“Rand Paul is doing more outreach in the African American community than most Republicans in the past,” Mike Forbush, a Louisville community activist, said. “Whether it helps or not is a different story, but at least he’s making the attempts that Bush, Reagan and other Republican leaders have not.”
In a speech this past weekend, Paul looked to demonstrate his stance against discrimination in Shelbyville, Kentucky, at a ceremony honoring the 50th anniversary of the Civil Rights Act.
Forbush said although black voters won’t be easily drawn to the Republican Party this upcoming election, GOP representatives like Paul might have a chance in redefining conservatism to minorities, according to a July 6 article on Cinnincinati.com.
It is no secret that fixing the minority gap could push Paul over the top. However, he is still considering his options for a presidential run, as he light-heartedly pointed out in a July 1 interview with WDRB 41 News.
“I jokingly say there are two votes in my household, and at least one of them is uncommitted,” Paul said.
There seems to be very little slowing the bluegrass state’s go-to man down however, and as the certainty of opting into a candidate position next spring (when he plans to make his announcement) increases, Paul has carved his name into the political table as a formidable threat to the Democratic Party.
Of course, the catch-22 of political self-establishment resides in making oneself a bigger target for frantic scrutiny. However, the last time Democrats drew Paul’s blood was over four years ago in an interview with Louisville Courier-Journal. Liberal media pounced when he critiqued the 1964 Civil Rights Act for its restrictions on private business rights, not racism, which he plainly stated.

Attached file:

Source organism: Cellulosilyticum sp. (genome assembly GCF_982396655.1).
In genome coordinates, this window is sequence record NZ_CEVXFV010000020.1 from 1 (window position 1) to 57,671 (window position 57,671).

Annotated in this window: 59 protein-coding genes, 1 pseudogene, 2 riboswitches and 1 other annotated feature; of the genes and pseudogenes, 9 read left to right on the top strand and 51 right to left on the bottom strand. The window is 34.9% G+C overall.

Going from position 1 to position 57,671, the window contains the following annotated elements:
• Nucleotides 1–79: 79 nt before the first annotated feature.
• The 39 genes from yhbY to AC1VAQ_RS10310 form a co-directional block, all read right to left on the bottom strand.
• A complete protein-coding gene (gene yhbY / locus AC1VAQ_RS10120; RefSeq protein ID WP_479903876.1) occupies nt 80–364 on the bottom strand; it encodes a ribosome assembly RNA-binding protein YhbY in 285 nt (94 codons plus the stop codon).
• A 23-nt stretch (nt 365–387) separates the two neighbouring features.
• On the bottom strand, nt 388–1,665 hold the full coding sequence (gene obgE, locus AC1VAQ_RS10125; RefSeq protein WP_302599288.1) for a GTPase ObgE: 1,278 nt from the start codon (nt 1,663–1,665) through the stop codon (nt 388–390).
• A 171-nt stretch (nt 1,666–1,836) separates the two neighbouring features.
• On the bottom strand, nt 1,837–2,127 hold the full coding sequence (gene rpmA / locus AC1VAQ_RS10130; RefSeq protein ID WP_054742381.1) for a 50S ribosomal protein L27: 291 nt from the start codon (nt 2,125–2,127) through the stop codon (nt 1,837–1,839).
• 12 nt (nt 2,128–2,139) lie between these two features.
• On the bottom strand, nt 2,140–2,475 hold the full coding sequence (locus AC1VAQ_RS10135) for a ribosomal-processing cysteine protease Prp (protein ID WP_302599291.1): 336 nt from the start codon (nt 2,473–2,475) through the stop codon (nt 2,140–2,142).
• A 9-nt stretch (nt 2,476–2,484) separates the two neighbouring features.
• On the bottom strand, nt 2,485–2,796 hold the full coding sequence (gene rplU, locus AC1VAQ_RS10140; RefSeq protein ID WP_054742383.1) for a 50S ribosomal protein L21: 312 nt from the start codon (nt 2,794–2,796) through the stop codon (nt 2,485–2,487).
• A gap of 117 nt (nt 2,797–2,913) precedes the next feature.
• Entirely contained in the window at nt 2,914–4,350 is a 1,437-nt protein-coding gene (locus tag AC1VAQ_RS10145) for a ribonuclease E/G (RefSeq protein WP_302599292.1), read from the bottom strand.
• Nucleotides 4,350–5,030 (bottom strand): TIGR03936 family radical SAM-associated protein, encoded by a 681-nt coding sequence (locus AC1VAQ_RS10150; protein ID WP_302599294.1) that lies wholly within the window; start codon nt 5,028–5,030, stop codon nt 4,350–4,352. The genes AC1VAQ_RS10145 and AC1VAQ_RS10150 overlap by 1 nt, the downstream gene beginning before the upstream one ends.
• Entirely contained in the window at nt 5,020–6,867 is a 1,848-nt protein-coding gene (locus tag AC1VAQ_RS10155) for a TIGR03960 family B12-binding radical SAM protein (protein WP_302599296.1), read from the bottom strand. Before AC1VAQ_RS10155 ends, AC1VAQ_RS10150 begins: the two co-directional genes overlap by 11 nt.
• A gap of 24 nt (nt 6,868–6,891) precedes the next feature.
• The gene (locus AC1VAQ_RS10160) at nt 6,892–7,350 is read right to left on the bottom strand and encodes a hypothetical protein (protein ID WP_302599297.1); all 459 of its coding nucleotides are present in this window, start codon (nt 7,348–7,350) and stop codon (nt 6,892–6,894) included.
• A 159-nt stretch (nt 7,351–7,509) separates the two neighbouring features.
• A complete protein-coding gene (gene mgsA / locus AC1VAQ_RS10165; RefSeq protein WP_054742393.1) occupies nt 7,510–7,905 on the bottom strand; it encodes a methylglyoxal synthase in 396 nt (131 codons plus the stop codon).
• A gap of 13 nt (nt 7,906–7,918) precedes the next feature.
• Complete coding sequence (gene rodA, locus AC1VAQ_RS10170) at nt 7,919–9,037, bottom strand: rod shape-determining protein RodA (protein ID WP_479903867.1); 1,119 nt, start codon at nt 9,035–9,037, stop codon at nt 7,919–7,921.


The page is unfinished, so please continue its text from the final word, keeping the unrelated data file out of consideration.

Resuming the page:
“In a free society, we will tolerate boorish people who have abhorrent behavior,” Paul said. “But if we’re civilized people, we publicly criticize that and don’t belong to those groups, or don’t associate with those people.”
Paul knows to expect irrational battle tactics by now, like he knows the big picture for the GOP on the horizon. He made it simple.
“If we’re going to be the white party, we’re going to be the losing party,” Paul said.
Do you think that politicians should learn from Rand in trying to reach out to diverse people? What would you like to see the GOP do in the future? What about the Tea Party or Libertarians? Let us know on Facebook, Twitter, or in the comments below.
Photo Courtesy of WDRB 41 in Louisville, KY
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